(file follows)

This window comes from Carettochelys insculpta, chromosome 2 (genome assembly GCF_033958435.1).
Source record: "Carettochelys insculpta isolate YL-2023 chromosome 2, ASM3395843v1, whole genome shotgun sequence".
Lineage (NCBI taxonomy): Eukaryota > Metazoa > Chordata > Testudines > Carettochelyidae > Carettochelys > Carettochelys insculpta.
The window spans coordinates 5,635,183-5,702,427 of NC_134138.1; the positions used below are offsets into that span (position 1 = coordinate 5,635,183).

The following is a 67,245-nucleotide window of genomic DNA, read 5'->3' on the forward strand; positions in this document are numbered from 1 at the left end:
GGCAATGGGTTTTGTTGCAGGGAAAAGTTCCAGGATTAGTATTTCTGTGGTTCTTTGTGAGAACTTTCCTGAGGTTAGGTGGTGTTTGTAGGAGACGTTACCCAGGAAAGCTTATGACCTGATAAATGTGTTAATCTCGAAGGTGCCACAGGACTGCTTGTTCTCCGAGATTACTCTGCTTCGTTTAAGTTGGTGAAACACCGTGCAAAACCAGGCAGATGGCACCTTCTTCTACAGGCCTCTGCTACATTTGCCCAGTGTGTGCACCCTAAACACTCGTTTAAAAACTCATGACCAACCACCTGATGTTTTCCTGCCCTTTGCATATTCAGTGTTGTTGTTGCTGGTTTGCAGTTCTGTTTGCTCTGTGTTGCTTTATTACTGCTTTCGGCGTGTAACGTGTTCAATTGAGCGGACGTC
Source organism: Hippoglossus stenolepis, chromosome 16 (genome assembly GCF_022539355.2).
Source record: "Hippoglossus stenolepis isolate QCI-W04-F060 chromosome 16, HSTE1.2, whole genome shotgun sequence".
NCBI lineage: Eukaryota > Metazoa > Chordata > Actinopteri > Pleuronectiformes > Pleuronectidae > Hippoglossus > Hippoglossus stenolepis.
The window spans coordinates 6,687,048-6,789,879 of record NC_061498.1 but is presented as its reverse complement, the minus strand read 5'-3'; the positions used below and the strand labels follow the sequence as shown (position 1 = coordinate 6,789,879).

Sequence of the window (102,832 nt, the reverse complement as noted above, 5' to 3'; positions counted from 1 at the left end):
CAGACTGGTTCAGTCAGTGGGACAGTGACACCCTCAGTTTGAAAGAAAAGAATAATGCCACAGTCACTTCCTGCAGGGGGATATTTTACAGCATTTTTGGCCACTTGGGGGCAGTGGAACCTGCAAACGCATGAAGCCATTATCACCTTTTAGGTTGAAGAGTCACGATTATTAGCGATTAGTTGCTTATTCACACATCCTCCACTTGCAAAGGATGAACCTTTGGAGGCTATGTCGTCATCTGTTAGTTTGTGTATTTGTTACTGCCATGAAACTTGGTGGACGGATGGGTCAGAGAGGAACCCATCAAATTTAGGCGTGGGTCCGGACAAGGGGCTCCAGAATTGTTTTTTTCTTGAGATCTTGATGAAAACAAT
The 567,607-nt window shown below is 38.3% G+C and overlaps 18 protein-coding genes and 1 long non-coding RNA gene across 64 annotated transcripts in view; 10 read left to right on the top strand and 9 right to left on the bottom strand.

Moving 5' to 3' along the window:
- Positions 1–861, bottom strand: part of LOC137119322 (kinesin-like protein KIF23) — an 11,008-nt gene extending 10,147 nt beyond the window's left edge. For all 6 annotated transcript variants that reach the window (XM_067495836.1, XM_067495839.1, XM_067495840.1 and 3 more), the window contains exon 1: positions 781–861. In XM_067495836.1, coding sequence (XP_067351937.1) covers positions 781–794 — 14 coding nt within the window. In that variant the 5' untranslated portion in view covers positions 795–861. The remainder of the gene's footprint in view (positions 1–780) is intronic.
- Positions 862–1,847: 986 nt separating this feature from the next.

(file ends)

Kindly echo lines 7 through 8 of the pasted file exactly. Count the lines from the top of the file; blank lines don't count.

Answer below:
Source organism: Hippoglossus stenolepis, chromosome 16 (genome assembly GCF_022539355.2).
Source record: "Hippoglossus stenolepis isolate QCI-W04-F060 chromosome 16, HSTE1.2, whole genome shotgun sequence".